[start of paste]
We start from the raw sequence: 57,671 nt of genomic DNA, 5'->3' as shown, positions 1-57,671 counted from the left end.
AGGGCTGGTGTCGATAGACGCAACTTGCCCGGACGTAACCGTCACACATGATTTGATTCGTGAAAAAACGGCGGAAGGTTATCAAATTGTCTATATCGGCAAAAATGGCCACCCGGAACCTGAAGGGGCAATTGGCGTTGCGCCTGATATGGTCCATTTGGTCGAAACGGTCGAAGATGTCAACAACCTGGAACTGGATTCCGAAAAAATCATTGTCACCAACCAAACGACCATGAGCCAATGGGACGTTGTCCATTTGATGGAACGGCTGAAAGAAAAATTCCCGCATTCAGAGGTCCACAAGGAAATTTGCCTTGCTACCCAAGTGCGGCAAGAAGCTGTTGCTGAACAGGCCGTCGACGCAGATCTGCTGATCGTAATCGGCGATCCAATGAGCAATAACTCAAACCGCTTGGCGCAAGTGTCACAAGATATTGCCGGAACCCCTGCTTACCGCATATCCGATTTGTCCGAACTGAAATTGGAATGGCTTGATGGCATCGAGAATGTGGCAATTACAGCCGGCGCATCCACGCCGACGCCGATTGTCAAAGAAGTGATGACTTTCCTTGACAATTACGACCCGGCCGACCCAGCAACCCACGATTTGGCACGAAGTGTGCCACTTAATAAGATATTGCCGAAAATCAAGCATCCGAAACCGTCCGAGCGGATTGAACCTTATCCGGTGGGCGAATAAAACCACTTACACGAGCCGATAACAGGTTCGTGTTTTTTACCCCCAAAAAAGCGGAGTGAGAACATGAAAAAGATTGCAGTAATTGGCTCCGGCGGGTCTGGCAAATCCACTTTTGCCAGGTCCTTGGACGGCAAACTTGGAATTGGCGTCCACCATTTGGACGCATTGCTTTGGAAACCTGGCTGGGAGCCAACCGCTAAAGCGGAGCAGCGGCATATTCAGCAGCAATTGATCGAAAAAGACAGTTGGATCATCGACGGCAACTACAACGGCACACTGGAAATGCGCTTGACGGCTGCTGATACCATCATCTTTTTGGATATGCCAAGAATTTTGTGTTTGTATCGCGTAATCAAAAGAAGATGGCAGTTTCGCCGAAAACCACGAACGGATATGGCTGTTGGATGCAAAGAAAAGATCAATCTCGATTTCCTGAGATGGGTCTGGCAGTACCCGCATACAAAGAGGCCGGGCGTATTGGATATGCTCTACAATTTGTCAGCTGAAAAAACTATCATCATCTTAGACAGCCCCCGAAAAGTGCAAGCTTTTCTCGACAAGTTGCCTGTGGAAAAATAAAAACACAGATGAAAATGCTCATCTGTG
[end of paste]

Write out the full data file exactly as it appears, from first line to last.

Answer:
We start from the raw sequence: 57,671 nt of genomic DNA, 5'->3' as shown, positions 1-57,671 counted from the left end.
AGGGCTGGTGTCGATAGACGCAACTTGCCCGGACGTAACCGTCACACATGATTTGATTCGTGAAAAAACGGCGGAAGGTTATCAAATTGTCTATATCGGCAAAAATGGCCACCCGGAACCTGAAGGGGCAATTGGCGTTGCGCCTGATATGGTCCATTTGGTCGAAACGGTCGAAGATGTCAACAACCTGGAACTGGATTCCGAAAAAATCATTGTCACCAACCAAACGACCATGAGCCAATGGGACGTTGTCCATTTGATGGAACGGCTGAAAGAAAAATTCCCGCATTCAGAGGTCCACAAGGAAATTTGCCTTGCTACCCAAGTGCGGCAAGAAGCTGTTGCTGAACAGGCCGTCGACGCAGATCTGCTGATCGTAATCGGCGATCCAATGAGCAATAACTCAAACCGCTTGGCGCAAGTGTCACAAGATATTGCCGGAACCCCTGCTTACCGCATATCCGATTTGTCCGAACTGAAATTGGAATGGCTTGATGGCATCGAGAATGTGGCAATTACAGCCGGCGCATCCACGCCGACGCCGATTGTCAAAGAAGTGATGACTTTCCTTGACAATTACGACCCGGCCGACCCAGCAACCCACGATTTGGCACGAAGTGTGCCACTTAATAAGATATTGCCGAAAATCAAGCATCCGAAACCGTCCGAGCGGATTGAACCTTATCCGGTGGGCGAATAAAACCACTTACACGAGCCGATAACAGGTTCGTGTTTTTTACCCCCAAAAAAGCGGAGTGAGAACATGAAAAAGATTGCAGTAATTGGCTCCGGCGGGTCTGGCAAATCCACTTTTGCCAGGTCCTTGGACGGCAAACTTGGAATTGGCGTCCACCATTTGGACGCATTGCTTTGGAAACCTGGCTGGGAGCCAACCGCTAAAGCGGAGCAGCGGCATATTCAGCAGCAATTGATCGAAAAAGACAGTTGGATCATCGACGGCAACTACAACGGCACACTGGAAATGCGCTTGACGGCTGCTGATACCATCATCTTTTTGGATATGCCAAGAATTTTGTGTTTGTATCGCGTAATCAAAAGAAGATGGCAGTTTCGCCGAAAACCACGAACGGATATGGCTGTTGGATGCAAAGAAAAGATCAATCTCGATTTCCTGAGATGGGTCTGGCAGTACCCGCATACAAAGAGGCCGGGCGTATTGGATATGCTCTACAATTTGTCAGCTGAAAAAACTATCATCATCTTAGACAGCCCCCGAAAAGTGCAAGCTTTTCTCGACAAGTTGCCTGTGGAAAAATAAAAACACAGATGAAAATGCTCATCTGTG